Staying Mindful While on the Road: Tips From a Buddhist Monk

Bhante Sujatha
Bhante Sujatha: Photo credit: Jenna Rose Robbins

Bhante Sujatha knows how stressful travel can be. The Theravada Buddhist monk, who earned the title of Chief Sangha Nayaka of North America, one of the highest honors in his branch of Buddhism, spends more than 300 days a year on the road to spread his message of loving-kindness.

Just this month alone, he’s been to his homeland of Sri Lanka to host the inaugural retreat for Sanatha Suwaya, a meditation center he co-founded; touched down for a few days in Las Vegas to teach at an annual event; then jetted back to tend to matters at the Blue Lotus Buddhist Temple.

“I like traveling,” Bhante says, calling in to chat with Wellwellwell from the road. “I meet so many new, different people. And I appreciate all the opportunities to learn and share those skills with others.”

One of those skills is staying mindful — even when things don’t always go as planned. If the airline loses his luggage or a hotel misplaces his reservation, he takes a deep breath and reminds himself of the lessons he practices as part of his daily meditation:

1. Change your perspective. There are certain hassles that even the most thought-out trip can’t avoid: TSA check-ins, long treks between terminals, schlepping luggage. But what some people consider the worst parts of travel are blessings to Bhante.

“I love switching terminals!” he says, more enthusiastically than you might imagine. “It’s my exercise time. Some people prefer the gym, but my travel routine gives me all the exercise I need. I walk between gates, lift my own luggage, and use waiting time to meditate, catch up on reading, or meet the interesting people traveling with me.”

2. Prepare for the good as well as the bad. It’s been proven that planning a trip can boost your mood almost as much as starting out on that first day of vacation. But just because you’re on holiday doesn’t mean everything’s going to run smoothly, and that means reminding yourself that there may very well be bumps in the road.

“Expecting only good sets you up for suffering,” Bhante says, touching upon the first tenet of Buddhism. According to the Buddha, suffering in its most basic form occurs because we try to hold onto impermanent, ephemeral people, possessions, and experiences. The road to enlightenment begins with learning how to accept change, which includes rough patches in a vacation. “So expect some bad,” Bhante advises. “And when something does happen, you’ll be prepared. Suffering only happens if you let it. Suffering is optional!”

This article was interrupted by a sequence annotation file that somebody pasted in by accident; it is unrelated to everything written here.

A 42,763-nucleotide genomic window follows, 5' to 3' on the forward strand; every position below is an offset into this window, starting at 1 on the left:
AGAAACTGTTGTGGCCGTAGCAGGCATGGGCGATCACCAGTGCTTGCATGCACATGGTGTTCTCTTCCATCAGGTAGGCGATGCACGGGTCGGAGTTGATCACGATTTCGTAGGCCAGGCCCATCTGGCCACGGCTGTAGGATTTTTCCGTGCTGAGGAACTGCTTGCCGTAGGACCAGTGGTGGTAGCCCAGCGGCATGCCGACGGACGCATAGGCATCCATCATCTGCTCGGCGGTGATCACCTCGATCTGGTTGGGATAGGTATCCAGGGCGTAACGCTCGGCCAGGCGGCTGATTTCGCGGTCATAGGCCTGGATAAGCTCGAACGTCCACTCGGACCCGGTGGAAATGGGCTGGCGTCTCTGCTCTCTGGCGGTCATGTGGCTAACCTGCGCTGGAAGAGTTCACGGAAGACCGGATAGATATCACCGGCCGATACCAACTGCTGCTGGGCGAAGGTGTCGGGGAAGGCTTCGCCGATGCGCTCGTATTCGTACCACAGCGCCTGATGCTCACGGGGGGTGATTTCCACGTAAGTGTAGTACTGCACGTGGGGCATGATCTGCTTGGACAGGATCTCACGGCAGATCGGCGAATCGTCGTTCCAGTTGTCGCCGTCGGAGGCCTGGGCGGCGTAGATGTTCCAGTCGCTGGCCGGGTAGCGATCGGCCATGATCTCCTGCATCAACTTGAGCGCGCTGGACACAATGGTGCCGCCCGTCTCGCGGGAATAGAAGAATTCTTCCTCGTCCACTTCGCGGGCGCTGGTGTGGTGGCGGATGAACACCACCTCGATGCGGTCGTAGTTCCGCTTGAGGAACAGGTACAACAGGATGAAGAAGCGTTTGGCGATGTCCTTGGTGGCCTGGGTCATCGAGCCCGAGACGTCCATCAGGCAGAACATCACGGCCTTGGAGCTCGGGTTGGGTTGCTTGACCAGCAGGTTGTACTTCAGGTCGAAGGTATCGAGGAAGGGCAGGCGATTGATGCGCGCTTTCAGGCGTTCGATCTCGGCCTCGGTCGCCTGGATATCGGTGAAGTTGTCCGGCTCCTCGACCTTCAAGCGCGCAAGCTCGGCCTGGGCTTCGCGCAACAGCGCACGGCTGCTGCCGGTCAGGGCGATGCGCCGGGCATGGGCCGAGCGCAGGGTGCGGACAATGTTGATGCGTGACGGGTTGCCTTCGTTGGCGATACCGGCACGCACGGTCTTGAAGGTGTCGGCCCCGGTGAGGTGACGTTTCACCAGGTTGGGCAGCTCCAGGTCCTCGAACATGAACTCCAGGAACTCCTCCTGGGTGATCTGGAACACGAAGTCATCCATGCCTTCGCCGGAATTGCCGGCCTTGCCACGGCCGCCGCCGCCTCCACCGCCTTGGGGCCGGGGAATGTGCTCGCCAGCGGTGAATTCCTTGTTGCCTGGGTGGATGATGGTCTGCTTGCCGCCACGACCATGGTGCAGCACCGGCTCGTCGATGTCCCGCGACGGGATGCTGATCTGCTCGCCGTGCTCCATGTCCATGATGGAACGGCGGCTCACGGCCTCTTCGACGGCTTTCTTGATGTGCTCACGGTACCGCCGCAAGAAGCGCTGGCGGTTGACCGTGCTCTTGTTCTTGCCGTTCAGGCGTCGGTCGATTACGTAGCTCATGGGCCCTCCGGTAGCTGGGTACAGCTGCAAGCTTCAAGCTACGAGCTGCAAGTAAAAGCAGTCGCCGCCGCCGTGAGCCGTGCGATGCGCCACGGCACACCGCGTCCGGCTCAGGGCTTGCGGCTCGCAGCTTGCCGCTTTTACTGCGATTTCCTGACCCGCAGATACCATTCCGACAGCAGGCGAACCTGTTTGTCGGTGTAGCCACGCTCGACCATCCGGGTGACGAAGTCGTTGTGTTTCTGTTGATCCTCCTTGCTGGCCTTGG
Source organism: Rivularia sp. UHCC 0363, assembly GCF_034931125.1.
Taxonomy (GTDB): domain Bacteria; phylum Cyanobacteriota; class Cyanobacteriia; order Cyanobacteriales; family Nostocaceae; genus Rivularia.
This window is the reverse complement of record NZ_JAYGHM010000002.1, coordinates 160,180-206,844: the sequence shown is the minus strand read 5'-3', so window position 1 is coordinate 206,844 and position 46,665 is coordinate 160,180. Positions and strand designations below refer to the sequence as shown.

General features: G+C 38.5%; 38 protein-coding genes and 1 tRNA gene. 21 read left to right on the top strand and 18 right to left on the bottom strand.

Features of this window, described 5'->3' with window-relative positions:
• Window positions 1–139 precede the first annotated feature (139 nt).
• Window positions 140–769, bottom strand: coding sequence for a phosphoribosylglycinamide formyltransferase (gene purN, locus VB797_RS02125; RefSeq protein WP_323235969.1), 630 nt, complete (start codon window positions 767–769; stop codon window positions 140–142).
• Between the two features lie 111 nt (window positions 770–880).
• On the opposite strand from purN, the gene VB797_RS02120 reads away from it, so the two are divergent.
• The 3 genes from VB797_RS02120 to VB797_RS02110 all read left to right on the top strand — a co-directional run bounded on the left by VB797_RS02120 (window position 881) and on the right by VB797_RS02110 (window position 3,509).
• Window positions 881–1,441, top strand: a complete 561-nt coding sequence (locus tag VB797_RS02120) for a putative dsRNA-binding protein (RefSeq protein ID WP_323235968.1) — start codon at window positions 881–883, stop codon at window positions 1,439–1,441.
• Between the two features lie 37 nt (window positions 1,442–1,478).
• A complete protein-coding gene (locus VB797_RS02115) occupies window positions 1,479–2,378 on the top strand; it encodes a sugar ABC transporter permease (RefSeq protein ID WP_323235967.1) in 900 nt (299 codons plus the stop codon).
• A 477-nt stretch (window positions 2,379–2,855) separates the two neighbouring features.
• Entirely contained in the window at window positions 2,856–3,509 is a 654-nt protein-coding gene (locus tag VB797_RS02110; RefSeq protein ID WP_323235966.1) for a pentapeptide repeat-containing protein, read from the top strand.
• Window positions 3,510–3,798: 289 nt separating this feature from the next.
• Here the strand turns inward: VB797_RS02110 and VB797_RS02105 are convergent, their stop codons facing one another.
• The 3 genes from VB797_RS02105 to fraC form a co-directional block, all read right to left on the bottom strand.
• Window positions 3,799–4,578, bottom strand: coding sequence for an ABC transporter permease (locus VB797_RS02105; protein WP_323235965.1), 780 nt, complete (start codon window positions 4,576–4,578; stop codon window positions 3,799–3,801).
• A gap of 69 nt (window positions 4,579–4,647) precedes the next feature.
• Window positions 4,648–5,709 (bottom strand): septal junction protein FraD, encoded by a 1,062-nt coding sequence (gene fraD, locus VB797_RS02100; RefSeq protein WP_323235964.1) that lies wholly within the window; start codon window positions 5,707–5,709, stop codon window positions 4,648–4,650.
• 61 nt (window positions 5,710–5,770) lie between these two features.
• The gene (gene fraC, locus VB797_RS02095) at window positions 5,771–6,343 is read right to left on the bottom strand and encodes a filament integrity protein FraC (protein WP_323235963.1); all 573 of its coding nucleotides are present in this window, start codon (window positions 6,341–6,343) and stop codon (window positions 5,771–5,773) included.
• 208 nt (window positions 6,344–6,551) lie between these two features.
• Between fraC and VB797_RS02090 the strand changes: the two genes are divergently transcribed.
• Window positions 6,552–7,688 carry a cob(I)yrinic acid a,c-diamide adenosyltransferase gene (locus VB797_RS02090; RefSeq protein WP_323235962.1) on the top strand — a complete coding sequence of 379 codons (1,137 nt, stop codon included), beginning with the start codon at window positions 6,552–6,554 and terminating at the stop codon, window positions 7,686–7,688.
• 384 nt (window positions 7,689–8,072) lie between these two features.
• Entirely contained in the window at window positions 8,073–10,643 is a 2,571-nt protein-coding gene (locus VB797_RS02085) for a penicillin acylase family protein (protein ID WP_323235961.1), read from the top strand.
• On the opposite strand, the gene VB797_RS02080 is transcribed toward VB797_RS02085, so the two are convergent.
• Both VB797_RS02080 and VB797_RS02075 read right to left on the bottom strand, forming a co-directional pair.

3. Remember: You have the opportunity to see the world. When 11-year-old Bhante began his studies to be a monk, he never imagined that his chosen path would allow him to travel so widely. Few people in his hometown of Peradeniya had ever gone far outside the city limits, let alone left Sri Lanka.

Decades later, the Buddhist monk holds an American passport bursting at the seams with visas and entry stamps. “We in America are so very, very lucky,” he says of his adopted homeland. “Compared to most of the rest of the world, we see so much, travel so far. We should consider ourselves fortunate that we have the opportunity to be inconvenienced by the world.”

4. Use the opportunity to be a better person. Buddhism is a practice. Until you achieve enlightenment — whether it be in this life or in a future incarnation — every event can be viewed as a chance to learn and grow. “Stay calm, take a few breaths, and think mindfully,” Bhante says. “I remind myself, ‘I’m in the human world. These things happen.'”

Simply paying attention to the situation is a large part of mindfulness. And because you play a large role in the situation, practicing introspective awareness — how you yourself are reacting to what is happening — is part of paying attention.

The Takeaway

Of course, nothing prevents a travel hassle as well as planning ahead. Just in case his luggage does get lost, his most important items are always in his monk bag, which acts as his carry-on. “People around the world are surviving with less than most people travel with,” Bhante says. “All I really need is my mind and my practice. So, the airline lost my bag? I still have my mind. No one can lose my mind but me. And if I lose my mind, I’m the one who’s losing everything.”

About the Author

Jenna Rose RobbinsJenna Rose Robbins is a writer and editor who has ghostwritten more than 12 books, including two New York Times bestsellers. When she's not getting eyestrain at her computer, she can be found trying to avoid emergency rooms around the world.